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Data Breaches Increasingly Costly, Especially in Financial Services

Data breaches have become more expensive for companies, particularly those in the financial service sector, according to a recent Ponemon Institute study.

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As the number of data breaches reported annually continues to surge, the costs incurred by companies that report incidents also are increasing, according to a new study by the Ponemon Institute. In 2007, the average total cost of a breach for a company in any industry was $6.3 million, reports the security and privacy research organization, which surveyed 35 companies across all industries that experienced a data breach during the past year.

Costs ranged from $225,000 per breach to almost $35 million, and the average cost of each compromised record was $197, the Detroit-based Ponemon Institute says. But for firms in the highly regulated financial sector, the cost of a data breach is even higher -- rising to $239 per compromised record.

"The value of the data a financial firm has is much higher than companies in other sectors," explains John Dasher, director of product management at PGP Corp. (Palo Alto, Calif.), which sponsored the survey together with Vontu (San Francisco). "They have personal information such as your account information and your Social Security number." As a result, financial institutions that suffer a data breach typically offer customers credit protection and change their account numbers -- which all adds to the total cost incurred by a company after a breach, Dasher notes.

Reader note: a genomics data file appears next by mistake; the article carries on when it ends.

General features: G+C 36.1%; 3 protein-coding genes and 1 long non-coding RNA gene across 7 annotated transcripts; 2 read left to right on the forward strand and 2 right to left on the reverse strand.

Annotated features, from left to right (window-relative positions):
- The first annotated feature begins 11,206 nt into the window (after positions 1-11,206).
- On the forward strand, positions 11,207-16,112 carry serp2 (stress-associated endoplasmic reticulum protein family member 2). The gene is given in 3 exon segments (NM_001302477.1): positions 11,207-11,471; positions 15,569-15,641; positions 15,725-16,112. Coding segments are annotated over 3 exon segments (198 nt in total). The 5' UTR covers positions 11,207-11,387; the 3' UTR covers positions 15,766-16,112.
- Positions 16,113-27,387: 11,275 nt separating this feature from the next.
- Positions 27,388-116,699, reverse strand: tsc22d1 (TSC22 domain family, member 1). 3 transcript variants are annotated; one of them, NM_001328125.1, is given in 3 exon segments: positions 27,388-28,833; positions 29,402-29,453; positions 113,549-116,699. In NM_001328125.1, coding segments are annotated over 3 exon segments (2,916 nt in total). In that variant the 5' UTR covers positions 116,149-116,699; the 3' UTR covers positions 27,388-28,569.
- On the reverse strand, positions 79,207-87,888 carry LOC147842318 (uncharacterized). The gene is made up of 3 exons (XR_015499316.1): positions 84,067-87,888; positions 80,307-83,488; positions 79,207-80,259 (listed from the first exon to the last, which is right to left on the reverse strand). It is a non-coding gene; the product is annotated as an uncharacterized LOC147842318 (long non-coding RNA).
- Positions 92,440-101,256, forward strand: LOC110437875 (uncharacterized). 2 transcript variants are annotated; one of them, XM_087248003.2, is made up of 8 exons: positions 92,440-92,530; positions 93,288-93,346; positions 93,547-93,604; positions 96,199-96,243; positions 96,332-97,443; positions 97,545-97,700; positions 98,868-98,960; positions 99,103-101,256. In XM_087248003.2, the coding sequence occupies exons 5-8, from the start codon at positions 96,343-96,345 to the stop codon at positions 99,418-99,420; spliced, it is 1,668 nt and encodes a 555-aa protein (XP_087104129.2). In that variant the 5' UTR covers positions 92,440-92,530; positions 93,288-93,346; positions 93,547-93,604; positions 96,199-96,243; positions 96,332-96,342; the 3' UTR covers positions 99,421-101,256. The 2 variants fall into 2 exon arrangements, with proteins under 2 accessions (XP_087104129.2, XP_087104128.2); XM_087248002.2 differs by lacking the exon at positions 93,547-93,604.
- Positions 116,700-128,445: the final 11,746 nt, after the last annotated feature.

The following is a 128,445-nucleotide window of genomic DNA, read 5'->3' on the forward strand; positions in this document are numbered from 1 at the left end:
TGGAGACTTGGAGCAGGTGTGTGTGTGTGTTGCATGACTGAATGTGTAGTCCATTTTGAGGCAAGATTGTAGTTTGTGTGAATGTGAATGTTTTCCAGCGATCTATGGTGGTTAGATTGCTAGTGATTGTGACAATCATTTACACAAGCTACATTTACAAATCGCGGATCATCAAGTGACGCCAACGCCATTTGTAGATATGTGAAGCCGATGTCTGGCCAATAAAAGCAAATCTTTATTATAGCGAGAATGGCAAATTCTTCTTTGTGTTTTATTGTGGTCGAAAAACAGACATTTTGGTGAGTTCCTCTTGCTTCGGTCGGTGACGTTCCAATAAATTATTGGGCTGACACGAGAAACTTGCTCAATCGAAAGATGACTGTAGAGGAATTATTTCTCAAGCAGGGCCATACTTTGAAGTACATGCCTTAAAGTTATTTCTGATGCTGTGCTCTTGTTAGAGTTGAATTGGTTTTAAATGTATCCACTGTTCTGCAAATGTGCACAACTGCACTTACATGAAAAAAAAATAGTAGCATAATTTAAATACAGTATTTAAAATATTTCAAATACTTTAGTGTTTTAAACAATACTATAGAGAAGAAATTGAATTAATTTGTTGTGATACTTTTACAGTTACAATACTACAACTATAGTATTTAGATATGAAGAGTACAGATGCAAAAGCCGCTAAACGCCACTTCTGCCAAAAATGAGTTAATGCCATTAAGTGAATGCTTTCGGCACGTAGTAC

Also adding to the cost of a data breach is reputational damage control, which is particularly high on the agenda for financial firms, Dasher adds. "If you're in the financial sector, what's more important than your brand when you've spent years trying to build trust with your clients?" he says.

According to the study, in 2007 companies in all industries reported a 3 percent rise in public relations and communications expenses following an incident.

Courtesy of Wall Street & Technology, a CMP Technology property.

Melanie Rodier has worked as a print and broadcast journalist for over 10 years, covering business and finance, general news, and film trade news. Prior to joining Wall Street & Technology in April 2007, Melanie lived in Paris, where she worked for the International Herald ... View Full Bio

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